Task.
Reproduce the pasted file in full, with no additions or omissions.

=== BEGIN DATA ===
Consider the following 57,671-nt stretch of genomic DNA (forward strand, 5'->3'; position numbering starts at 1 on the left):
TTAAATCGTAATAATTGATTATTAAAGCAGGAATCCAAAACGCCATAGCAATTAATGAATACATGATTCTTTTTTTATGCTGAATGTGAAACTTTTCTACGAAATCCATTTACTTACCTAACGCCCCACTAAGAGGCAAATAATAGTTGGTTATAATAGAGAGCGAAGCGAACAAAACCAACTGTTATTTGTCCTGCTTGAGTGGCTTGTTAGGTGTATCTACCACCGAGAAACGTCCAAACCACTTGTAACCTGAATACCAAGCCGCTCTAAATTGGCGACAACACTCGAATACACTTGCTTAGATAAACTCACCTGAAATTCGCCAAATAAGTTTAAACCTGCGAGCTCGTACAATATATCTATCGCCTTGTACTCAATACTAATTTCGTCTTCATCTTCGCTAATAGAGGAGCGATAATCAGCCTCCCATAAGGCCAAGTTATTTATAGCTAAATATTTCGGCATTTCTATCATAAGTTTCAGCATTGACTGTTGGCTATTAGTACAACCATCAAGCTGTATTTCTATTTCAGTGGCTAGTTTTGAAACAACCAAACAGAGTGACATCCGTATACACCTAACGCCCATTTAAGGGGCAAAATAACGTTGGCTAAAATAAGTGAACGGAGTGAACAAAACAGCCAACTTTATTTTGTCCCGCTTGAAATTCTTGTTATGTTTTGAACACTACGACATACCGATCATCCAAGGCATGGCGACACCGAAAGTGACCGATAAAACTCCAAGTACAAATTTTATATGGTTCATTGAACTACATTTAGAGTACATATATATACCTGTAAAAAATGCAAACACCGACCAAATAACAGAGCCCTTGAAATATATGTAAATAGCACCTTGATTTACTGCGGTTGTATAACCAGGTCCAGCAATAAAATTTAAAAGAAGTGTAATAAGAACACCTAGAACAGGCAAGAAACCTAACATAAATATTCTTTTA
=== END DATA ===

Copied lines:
Consider the following 57,671-nt stretch of genomic DNA (forward strand, 5'->3'; position numbering starts at 1 on the left):
TTAAATCGTAATAATTGATTATTAAAGCAGGAATCCAAAACGCCATAGCAATTAATGAATACATGATTCTTTTTTTATGCTGAATGTGAAACTTTTCTACGAAATCCATTTACTTACCTAACGCCCCACTAAGAGGCAAATAATAGTTGGTTATAATAGAGAGCGAAGCGAACAAAACCAACTGTTATTTGTCCTGCTTGAGTGGCTTGTTAGGTGTATCTACCACCGAGAAACGTCCAAACCACTTGTAACCTGAATACCAAGCCGCTCTAAATTGGCGACAACACTCGAATACACTTGCTTAGATAAACTCACCTGAAATTCGCCAAATAAGTTTAAACCTGCGAGCTCGTACAATATATCTATCGCCTTGTACTCAATACTAATTTCGTCTTCATCTTCGCTAATAGAGGAGCGATAATCAGCCTCCCATAAGGCCAAGTTATTTATAGCTAAATATTTCGGCATTTCTATCATAAGTTTCAGCATTGACTGTTGGCTATTAGTACAACCATCAAGCTGTATTTCTATTTCAGTGGCTAGTTTTGAAACAACCAAACAGAGTGACATCCGTATACACCTAACGCCCATTTAAGGGGCAAAATAACGTTGGCTAAAATAAGTGAACGGAGTGAACAAAACAGCCAACTTTATTTTGTCCCGCTTGAAATTCTTGTTATGTTTTGAACACTACGACATACCGATCATCCAAGGCATGGCGACACCGAAAGTGACCGATAAAACTCCAAGTACAAATTTTATATGGTTCATTGAACTACATTTAGAGTACATATATATACCTGTAAAAAATGCAAACACCGACCAAATAACAGAGCCCTTGAAATATATGTAAATAGCACCTTGATTTACTGCGGTTGTATAACCAGGTCCAGCAATAAAATTTAAAAGAAGTGTAATAAGAACACCTAGAACAGGCAAGAAACCTAACATAAATATTCTTTTA